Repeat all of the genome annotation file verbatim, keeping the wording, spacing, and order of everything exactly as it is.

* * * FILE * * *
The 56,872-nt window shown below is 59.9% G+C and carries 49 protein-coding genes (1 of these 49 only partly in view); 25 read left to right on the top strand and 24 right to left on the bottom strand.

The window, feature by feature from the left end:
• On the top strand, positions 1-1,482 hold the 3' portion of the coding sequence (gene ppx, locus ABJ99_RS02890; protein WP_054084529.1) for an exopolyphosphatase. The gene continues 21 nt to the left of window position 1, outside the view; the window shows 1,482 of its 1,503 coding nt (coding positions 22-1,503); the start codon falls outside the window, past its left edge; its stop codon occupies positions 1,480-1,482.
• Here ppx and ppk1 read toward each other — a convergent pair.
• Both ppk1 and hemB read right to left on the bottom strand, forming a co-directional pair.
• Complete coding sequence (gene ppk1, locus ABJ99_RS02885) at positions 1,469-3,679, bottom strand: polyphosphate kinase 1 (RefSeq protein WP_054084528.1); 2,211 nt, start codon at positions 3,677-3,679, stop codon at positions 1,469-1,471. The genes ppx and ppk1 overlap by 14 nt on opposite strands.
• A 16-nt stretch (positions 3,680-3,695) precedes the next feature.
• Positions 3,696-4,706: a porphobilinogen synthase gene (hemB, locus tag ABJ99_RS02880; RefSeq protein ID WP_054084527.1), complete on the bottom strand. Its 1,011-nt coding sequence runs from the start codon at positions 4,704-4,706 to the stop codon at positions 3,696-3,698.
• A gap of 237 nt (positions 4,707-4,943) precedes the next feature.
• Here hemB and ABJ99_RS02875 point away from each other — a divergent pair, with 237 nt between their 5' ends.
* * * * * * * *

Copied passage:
The 56,872-nt window shown below is 59.9% G+C and carries 49 protein-coding genes (1 of these 49 only partly in view); 25 read left to right on the top strand and 24 right to left on the bottom strand.

The window, feature by feature from the left end:
• On the top strand, positions 1-1,482 hold the 3' portion of the coding sequence (gene ppx, locus ABJ99_RS02890; protein WP_054084529.1) for an exopolyphosphatase. The gene continues 21 nt to the left of window position 1, outside the view; the window shows 1,482 of its 1,503 coding nt (coding positions 22-1,503); the start codon falls outside the window, past its left edge; its stop codon occupies positions 1,480-1,482.
• Here ppx and ppk1 read toward each other — a convergent pair.
• Both ppk1 and hemB read right to left on the bottom strand, forming a co-directional pair.
• Complete coding sequence (gene ppk1, locus ABJ99_RS02885) at positions 1,469-3,679, bottom strand: polyphosphate kinase 1 (RefSeq protein WP_054084528.1); 2,211 nt, start codon at positions 3,677-3,679, stop codon at positions 1,469-1,471. The genes ppx and ppk1 overlap by 14 nt on opposite strands.
• A 16-nt stretch (positions 3,680-3,695) precedes the next feature.
• Positions 3,696-4,706: a porphobilinogen synthase gene (hemB, locus tag ABJ99_RS02880; RefSeq protein ID WP_054084527.1), complete on the bottom strand. Its 1,011-nt coding sequence runs from the start codon at positions 4,704-4,706 to the stop codon at positions 3,696-3,698.
• A gap of 237 nt (positions 4,707-4,943) precedes the next feature.
• Here hemB and ABJ99_RS02875 point away from each other — a divergent pair, with 237 nt between their 5' ends.